So, here we are, getting ready for another Halloween in our lovely home with the white picket fence and the tree stump.  I have to be very particular with the decorations (i.e. I must avoid putting any decorations in the front yard where Toby can eat them).

Not to be trusted. . . .

The strategy then is to add enough Halloween "flavor" to the front flower bed, without going too overboard (and driving Brad nuts). 

My mom and I hit up Old Time Pottery in Pigeon Forge, Tennessee.  OTP is definitely the place to go for good deals on holiday decorations.  Sadly, OTP falls right into the trend of putting all of their Christmas holiday items out on the shelves the minute that the first leaves fall off the trees in September.  In any event, we still had plenty of Halloween decorations to choose from, and here is what I went with- a pumpkin patch theme:

For the front porch, I also scored a vintage wreath holder on a recent trip to Brad's hometown and a super cute wreath from the Apple Festival (on the same trip to Crossville):

On the same shopping trip in Pigeon Forge, my mom and I also stopped by Tuesday Morning, where I scored mason jars with numbers printed on them.  The idea- to display our house number in a fun way.  I put candles in the jars and set them out on the front porch.  The jars will probably stay out at least through Christmas:

I usually decorate our mantle with a Halloween theme for the month of October.  Our dear friend Kelley stopped by a cute roadside stand in Tennessee and picked up a large assortment of gourds that have a lot of character and look very cool just on their own.  Kelley stacked her gourds in a large glass jar, for her mantle (super cute idea):

 I love this!  Wish I had thought of it!

Kelley was kind enough to give me some gourds as well, and I used them to fill out our mantle:

I also wanted to do something fun with painted pumpkins, after being inspired by a recent edition of Country Living. 

The goal was to create a white and orange chevron pumpkin for the front porch, based on the picture from the magazine.  Unfortunately, the paint that I used for the chevron pumpkin (an outdoor acrylic paint) peeled off from the pumpkin in huge chunks when I removed the painter's tape:

 One project that worked out a little better- painting a pumpkin with chalkboard paint, to create a chalkboard pumpkin.

The finished project. . . a chalkboard pumpkin for the kitchen

So, some Halloween DIY projects totally failed (not sure what Country Living did to their chevron painted pumpkins), but I still had fun putting them together!

Wishing everyone a Happy Halloween!

Thursday, September 6, 2012

The (Not So) Secret Garden

For months now, Brad and I have been battling the field of weeds in our front yard, which stretched across the white picket fence and up to the sidewalk on the other side.

In April, I blogged about our efforts to rip out the weeds and put in a flower bed in the foot-wide space between the fence and the sidewalk.

Back in April 2012....
We have been struggling to turn this small space into a sidewalk garden over the last several months, and unfortunately, we were losing the battle.  As of last week, we were looking at a long stretch of dead weeds (thanks to some successful Round-Up bombing by Brad) and dying marigolds (hey, their time had come, that was not my fault).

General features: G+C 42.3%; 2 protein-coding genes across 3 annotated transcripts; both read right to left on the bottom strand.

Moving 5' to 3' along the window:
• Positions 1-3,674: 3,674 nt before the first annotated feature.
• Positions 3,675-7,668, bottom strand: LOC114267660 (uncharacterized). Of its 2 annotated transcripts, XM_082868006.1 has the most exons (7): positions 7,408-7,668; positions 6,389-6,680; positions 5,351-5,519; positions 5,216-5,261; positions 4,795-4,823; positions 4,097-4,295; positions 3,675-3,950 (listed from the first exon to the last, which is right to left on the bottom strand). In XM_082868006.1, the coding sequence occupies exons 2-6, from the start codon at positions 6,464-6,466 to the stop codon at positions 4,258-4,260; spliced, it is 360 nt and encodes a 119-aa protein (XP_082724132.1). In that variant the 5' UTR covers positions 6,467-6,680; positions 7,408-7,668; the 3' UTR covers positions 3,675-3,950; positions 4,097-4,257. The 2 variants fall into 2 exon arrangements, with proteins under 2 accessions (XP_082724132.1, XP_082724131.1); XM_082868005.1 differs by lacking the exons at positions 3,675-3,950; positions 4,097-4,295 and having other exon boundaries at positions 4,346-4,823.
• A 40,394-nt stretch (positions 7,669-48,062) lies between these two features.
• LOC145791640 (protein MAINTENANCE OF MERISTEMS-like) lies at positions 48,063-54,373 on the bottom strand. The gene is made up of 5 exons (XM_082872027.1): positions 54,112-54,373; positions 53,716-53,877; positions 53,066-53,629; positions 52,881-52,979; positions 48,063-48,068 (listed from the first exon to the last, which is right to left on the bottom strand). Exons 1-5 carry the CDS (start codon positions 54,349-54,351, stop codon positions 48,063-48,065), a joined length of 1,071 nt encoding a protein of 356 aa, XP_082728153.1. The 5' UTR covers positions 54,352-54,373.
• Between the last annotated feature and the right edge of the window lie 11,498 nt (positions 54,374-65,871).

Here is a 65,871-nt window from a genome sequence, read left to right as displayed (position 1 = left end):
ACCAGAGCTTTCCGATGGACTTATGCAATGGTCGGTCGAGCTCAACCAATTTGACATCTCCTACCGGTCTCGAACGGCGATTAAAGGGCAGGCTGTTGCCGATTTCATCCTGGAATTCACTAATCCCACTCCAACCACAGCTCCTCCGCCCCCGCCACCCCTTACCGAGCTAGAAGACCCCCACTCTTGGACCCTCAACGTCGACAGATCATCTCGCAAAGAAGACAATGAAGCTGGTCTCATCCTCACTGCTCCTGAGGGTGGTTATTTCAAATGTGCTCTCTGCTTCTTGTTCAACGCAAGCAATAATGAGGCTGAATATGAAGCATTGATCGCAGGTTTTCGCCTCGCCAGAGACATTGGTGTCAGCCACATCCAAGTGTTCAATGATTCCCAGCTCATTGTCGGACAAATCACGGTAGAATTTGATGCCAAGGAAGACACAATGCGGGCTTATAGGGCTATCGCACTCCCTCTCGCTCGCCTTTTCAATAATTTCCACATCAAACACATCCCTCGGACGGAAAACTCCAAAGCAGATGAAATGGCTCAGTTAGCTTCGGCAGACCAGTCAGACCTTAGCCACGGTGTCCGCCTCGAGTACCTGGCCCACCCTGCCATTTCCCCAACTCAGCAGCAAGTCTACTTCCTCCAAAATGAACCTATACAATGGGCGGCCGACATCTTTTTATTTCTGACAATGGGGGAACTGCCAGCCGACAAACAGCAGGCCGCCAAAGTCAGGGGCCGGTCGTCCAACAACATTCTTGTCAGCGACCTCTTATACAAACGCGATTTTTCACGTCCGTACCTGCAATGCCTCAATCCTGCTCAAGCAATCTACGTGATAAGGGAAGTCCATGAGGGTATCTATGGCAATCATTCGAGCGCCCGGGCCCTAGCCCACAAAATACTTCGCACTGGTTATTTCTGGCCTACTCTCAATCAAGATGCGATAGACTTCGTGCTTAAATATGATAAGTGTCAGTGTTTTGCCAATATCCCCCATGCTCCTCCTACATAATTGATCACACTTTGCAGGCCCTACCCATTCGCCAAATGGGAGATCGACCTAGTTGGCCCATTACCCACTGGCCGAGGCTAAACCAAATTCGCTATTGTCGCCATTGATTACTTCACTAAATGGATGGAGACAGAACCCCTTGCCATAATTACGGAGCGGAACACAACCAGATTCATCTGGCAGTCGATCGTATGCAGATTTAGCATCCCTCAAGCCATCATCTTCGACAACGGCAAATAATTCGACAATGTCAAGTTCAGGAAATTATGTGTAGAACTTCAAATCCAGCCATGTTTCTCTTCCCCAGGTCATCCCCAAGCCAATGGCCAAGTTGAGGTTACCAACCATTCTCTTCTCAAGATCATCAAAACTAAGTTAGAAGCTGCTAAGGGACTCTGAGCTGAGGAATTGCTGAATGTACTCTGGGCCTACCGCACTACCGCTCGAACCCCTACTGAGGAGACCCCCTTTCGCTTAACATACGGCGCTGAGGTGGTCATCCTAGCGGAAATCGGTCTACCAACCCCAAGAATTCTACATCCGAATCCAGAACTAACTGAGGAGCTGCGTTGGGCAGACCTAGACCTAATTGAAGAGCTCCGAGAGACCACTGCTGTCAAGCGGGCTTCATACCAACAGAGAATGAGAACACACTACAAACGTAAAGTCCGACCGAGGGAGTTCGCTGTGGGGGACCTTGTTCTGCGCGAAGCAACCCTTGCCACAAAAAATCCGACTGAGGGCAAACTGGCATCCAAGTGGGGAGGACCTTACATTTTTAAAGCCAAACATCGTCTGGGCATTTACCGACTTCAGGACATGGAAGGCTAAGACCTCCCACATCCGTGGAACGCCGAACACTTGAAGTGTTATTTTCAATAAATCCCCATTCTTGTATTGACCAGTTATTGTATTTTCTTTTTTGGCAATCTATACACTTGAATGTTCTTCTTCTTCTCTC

The "before" shot from this weekend, after my mom and I ripped out the dead weeds

Thankfully, with some help from Brad (and from my parents, who were in from Knoxville with my sister for Labor Day weekend), we got the sidewalk garden back to form and built a new flowerbed!

Toby, our beloved basset hound, is notorious for eating flowers.  Life is his garden bar.  So, we have been hesitant to put a flower bed in the front yard itself (which is why the rocky, weedy narrow space between the fence and the sidewalk has been so appealing for my gardening impulses).

However, my mom has been holding on to a hydrangea bush for me that was originally purchased for the Wilson-Vaughan wedding back in 2009.  While we were still newlyweds with just an apartment and not even a law degree to call our own, Mom planted the hydrangeas in her garden for safekeeping.  They have pretty much exploded and provide gorgeous green to white blooms all summer long.

I am super excited about having the hydrangea set up now in our own front yard in ATL, in a slightly built-up flower bed, thanks to the help of Mom and Dad.  Hopefully, Toby won't be tempted to eat this one. . . .

I guess this hydrangea is like our "love fern"?

Back to the sidewalk garden: after my folks left Atlanta on Sunday, Brad and I went back to working on the sidewalk garden.  The original plan was to just put in some new plants for the upcoming fall.  Home Depot has a great selection of "mini-mums" right now, for less than a dollar.  Who could resist that?

Placing the mums. . .

Planting the mums. . .
We also did some rearranging with the planters that we had out in front of the fence, bringing them closer to the gate (so they look a little less random).

My parents both suggested that we consider adding a border along the sidewalk garden, to make it easier to build up the soil over time. (When we started this project months ago, we were dealing largely with red Georgia clay and rocks where we wanted to plant.)

So, several trips to Home Depot later, we managed to buy up enough metal garden borders to frame the whole sidewalk garden:

If you are in the Atlanta area, we literally bought the ENTIRE STOCK of these babies from the Home Depot in Vinings.  When we needed more, we went to the Home Depot in Lithia Springs...we were on a mission!

Here is the new and greatly improved sidewalk garden, with a fresh layer of cypress mulch:
Sorry, Toby. 

So much better than before...
. . . and now we are ready for the fall!

However, the "Wilson Quest" for a sidewalk garden did not stop there.  On Labor Day, Brad and I decided to just finish off the little garden area that we put in around the mailbox too:

Keepin' it fresh, so we switched over to the "Azalea Garden Border" for this part.

So, we are all done...except for the part where we commit ourselves to weeding and watering.  :-)  Can't forget that this time!